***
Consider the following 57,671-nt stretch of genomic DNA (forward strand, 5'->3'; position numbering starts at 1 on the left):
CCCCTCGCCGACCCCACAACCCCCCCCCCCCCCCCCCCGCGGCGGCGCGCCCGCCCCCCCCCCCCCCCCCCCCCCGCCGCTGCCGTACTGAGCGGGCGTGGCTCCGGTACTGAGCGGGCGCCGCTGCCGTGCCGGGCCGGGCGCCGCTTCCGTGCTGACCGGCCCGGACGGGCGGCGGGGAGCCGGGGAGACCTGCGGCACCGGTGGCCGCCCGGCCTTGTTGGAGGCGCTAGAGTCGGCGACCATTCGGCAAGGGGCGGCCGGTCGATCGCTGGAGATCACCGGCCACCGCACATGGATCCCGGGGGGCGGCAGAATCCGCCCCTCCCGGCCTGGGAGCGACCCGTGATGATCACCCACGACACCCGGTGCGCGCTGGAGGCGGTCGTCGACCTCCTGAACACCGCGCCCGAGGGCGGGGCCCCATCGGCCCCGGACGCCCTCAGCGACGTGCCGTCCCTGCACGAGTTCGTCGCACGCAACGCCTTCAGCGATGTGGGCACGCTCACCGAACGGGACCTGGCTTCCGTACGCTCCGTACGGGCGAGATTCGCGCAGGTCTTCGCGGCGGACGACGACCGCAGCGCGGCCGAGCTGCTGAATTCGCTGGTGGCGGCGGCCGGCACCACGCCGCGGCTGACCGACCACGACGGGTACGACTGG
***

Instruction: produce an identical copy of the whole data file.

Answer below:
Consider the following 57,671-nt stretch of genomic DNA (forward strand, 5'->3'; position numbering starts at 1 on the left):
CCCCTCGCCGACCCCACAACCCCCCCCCCCCCCCCCCCGCGGCGGCGCGCCCGCCCCCCCCCCCCCCCCCCCCCCGCCGCTGCCGTACTGAGCGGGCGTGGCTCCGGTACTGAGCGGGCGCCGCTGCCGTGCCGGGCCGGGCGCCGCTTCCGTGCTGACCGGCCCGGACGGGCGGCGGGGAGCCGGGGAGACCTGCGGCACCGGTGGCCGCCCGGCCTTGTTGGAGGCGCTAGAGTCGGCGACCATTCGGCAAGGGGCGGCCGGTCGATCGCTGGAGATCACCGGCCACCGCACATGGATCCCGGGGGGCGGCAGAATCCGCCCCTCCCGGCCTGGGAGCGACCCGTGATGATCACCCACGACACCCGGTGCGCGCTGGAGGCGGTCGTCGACCTCCTGAACACCGCGCCCGAGGGCGGGGCCCCATCGGCCCCGGACGCCCTCAGCGACGTGCCGTCCCTGCACGAGTTCGTCGCACGCAACGCCTTCAGCGATGTGGGCACGCTCACCGAACGGGACCTGGCTTCCGTACGCTCCGTACGGGCGAGATTCGCGCAGGTCTTCGCGGCGGACGACGACCGCAGCGCGGCCGAGCTGCTGAATTCGCTGGTGGCGGCGGCCGGCACCACGCCGCGGCTGACCGACCACGACGGGTACGACTGG